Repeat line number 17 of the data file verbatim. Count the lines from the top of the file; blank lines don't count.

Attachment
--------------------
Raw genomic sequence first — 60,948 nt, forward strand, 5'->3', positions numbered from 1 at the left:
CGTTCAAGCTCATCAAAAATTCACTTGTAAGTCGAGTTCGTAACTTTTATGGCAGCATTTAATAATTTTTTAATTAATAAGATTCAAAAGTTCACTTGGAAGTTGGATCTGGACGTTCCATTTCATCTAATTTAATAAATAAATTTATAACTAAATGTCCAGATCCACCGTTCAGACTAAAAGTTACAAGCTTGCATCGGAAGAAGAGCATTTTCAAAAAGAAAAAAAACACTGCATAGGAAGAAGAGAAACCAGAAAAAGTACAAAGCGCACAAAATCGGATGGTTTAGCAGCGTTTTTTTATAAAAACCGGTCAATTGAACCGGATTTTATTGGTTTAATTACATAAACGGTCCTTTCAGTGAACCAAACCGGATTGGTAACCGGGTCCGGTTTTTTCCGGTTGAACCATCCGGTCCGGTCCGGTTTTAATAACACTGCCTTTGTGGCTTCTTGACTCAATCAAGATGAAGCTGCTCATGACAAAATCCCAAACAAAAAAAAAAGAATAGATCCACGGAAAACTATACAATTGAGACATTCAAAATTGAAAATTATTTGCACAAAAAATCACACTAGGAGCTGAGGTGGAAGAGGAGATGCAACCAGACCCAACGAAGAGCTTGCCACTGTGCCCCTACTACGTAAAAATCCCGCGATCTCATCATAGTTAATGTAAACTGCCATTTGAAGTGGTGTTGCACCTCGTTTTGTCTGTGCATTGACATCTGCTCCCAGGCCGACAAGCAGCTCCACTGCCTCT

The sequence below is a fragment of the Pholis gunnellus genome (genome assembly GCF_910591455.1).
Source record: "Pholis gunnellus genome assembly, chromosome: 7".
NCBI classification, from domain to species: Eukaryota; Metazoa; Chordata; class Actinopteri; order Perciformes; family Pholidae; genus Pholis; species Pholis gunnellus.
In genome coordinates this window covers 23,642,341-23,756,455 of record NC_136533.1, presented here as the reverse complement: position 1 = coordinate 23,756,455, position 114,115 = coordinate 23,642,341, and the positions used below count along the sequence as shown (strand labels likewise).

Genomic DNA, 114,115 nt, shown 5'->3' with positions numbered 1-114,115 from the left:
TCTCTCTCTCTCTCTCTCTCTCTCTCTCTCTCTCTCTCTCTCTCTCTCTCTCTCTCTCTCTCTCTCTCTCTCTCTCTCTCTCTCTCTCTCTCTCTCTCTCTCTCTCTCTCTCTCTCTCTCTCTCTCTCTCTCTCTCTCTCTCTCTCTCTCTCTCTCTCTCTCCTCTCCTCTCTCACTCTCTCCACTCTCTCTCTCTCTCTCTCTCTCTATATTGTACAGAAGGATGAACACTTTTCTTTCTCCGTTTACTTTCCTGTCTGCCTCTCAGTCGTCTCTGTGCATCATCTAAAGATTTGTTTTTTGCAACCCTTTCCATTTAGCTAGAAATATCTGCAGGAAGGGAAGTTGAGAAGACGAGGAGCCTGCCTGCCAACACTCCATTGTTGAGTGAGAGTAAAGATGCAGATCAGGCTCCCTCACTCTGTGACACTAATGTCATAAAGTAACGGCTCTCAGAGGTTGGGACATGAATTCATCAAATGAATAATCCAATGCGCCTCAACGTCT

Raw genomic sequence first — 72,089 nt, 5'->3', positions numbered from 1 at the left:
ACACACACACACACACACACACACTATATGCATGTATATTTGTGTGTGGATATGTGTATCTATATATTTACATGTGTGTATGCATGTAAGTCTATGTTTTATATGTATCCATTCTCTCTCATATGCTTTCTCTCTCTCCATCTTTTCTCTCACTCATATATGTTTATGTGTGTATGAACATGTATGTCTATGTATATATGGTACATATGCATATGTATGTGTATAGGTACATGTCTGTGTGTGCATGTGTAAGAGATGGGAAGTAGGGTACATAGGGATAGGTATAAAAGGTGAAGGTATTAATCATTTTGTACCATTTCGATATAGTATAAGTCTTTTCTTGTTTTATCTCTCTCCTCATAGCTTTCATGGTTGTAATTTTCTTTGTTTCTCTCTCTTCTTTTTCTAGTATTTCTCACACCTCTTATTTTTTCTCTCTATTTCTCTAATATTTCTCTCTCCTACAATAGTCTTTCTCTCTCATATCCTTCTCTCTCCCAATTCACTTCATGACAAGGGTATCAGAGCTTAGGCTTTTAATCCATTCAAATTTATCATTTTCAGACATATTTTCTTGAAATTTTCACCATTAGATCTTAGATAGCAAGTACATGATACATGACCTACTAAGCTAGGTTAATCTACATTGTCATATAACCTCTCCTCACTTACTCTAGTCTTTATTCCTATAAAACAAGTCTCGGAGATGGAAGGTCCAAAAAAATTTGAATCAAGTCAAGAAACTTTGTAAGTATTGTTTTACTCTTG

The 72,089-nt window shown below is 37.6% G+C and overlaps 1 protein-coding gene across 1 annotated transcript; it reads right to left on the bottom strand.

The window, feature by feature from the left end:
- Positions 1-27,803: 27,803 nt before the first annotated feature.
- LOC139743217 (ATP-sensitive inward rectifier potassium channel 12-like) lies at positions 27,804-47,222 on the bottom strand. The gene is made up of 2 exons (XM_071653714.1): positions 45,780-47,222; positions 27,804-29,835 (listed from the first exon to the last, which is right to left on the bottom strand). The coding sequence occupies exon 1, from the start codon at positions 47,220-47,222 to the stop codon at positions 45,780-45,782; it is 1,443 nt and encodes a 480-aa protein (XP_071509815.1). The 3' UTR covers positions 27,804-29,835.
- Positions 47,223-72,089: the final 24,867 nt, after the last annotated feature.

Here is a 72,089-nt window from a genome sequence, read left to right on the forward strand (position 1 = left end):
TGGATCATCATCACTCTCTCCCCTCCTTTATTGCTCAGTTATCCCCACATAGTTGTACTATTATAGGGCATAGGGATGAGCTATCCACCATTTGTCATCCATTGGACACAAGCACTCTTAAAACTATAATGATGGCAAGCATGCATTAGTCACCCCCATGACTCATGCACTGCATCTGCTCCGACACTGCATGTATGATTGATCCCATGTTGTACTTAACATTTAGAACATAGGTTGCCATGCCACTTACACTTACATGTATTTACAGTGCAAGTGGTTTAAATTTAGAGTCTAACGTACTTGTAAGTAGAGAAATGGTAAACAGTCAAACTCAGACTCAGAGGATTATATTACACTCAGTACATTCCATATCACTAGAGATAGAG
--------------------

TGGATCATCATCACTCTCTCCCCTCCTTTATTGCTCAGTTATCCCCACATAGTTGTACTATTATAGGGCATAGGGATGAGCTATCCACCATTTGTCATCCATTGGACACAAGCACTCTTAAAACTATAATGATGGCAAGCATGCATTAGTCACCCCCATGACTCATGCACTGCATCTGCTCCGACACTGCATGTATGATTGATCCCATGTTGTACTTAACATTTAGAACATAGGTTGCCATGCCACTTACACTTACATGTATTTACAGTGCAAGTGGTTTAAATTTAGAGTCTAACGTACTTGTAAGTAGAGAAATGGTAAACAGTCAAACTCAGACTCAGAGGATTATATTACACTCAGTACATTCCATATCACTAGAGATAGAG